Frost flowers is the name commonly given to a condition in which thin layers of ice are extruded from long-stemmed plants in autumn or early winter. The thin layers of ice are often formed into exquisite patterns that curl into "petals" that resemble flowers.
The formation of frost flowers, also known as "ice flowers," is apparently dependent on a freezing weather condition occurring when the ground is not already frozen. The sap in the stem of the plants will expand (water expands when frozen), causing long, thin cracks to form along the length of the stem. Water is then drawn through these cracks via capillary action and freezes upon contact with the air. As more water is drawn through the cracks it pushes the thin ice layers further from the stem, causing a thin "petal" to form. In the case of woody plants and tree branches the freezing water is squeezed through the pores of the plant forming long thin strings of ice that look uncannily like hair ie: "frost beard".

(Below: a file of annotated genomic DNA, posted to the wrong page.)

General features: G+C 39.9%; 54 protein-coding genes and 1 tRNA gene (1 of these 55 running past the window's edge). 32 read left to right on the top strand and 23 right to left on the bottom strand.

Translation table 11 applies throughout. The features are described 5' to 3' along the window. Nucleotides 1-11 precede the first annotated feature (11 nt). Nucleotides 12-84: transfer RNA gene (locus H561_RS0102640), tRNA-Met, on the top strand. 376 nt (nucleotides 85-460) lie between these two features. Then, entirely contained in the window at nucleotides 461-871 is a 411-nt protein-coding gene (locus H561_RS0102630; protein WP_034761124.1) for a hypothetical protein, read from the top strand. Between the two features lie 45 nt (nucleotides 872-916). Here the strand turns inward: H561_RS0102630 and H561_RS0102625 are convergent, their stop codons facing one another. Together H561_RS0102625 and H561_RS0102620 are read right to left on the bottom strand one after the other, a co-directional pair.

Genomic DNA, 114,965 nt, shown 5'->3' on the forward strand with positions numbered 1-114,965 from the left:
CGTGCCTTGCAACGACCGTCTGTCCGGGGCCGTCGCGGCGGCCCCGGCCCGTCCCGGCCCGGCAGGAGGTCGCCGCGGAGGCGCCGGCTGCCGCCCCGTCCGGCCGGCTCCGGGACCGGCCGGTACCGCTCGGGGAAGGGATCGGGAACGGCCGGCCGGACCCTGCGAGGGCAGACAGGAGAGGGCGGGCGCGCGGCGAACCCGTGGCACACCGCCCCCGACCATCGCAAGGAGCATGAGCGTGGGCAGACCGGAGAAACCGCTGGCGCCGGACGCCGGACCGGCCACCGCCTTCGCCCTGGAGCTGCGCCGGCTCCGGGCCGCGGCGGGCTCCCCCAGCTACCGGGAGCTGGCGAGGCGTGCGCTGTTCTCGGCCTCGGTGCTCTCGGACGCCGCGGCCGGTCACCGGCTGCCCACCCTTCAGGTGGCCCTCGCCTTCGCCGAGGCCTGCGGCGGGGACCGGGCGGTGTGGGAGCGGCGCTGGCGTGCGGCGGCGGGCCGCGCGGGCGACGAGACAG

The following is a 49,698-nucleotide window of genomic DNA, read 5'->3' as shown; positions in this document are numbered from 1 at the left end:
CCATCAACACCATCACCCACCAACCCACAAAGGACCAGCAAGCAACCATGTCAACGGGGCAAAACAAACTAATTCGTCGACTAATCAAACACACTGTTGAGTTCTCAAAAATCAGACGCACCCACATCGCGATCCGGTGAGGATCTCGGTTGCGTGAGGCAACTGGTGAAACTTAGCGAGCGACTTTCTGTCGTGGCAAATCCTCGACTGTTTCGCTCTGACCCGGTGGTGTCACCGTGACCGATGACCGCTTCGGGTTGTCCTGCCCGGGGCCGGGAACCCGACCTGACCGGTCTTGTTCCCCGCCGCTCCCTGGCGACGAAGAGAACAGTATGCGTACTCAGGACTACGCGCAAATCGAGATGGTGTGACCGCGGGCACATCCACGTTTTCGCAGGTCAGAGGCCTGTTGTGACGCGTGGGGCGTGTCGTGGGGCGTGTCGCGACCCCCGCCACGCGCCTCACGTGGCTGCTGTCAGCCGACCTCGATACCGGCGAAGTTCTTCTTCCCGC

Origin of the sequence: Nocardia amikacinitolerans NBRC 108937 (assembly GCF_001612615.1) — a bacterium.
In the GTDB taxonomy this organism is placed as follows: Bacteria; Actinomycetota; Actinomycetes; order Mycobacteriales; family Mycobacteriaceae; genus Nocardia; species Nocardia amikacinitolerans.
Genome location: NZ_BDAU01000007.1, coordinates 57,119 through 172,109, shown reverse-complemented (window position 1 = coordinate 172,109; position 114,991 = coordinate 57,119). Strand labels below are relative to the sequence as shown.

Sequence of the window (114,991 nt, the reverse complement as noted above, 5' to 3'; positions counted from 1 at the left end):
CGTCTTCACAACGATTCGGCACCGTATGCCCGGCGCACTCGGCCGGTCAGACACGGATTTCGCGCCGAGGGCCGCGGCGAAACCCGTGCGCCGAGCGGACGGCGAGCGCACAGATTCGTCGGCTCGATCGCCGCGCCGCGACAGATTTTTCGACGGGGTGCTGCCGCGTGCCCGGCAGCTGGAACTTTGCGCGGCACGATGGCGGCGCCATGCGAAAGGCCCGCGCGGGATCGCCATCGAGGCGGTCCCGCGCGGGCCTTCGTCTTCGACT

The petals of frost flowers are very delicate and will break when touched. They usually melt or sublimate when exposed to sunlight and are usually visible in the early morning or in shaded areas.
Examples of plants that form frost flowers are white crownbeard (Verbesina virginica), commonly called frostweed, yellow ironweed (Verbesina alternifolia), and Helianthemum canadense. The have also have been observed growing from fallen branches of conifers and contain enough hydraulic power to strip the bark off.
These formations are also referred to as "ice flowers", "frost castles", "frost beard", "ice castles", "ice ribbons", or "ice blossoms".
The name "frost flowers" is also a name given to formations on newly formed ice in the arctic.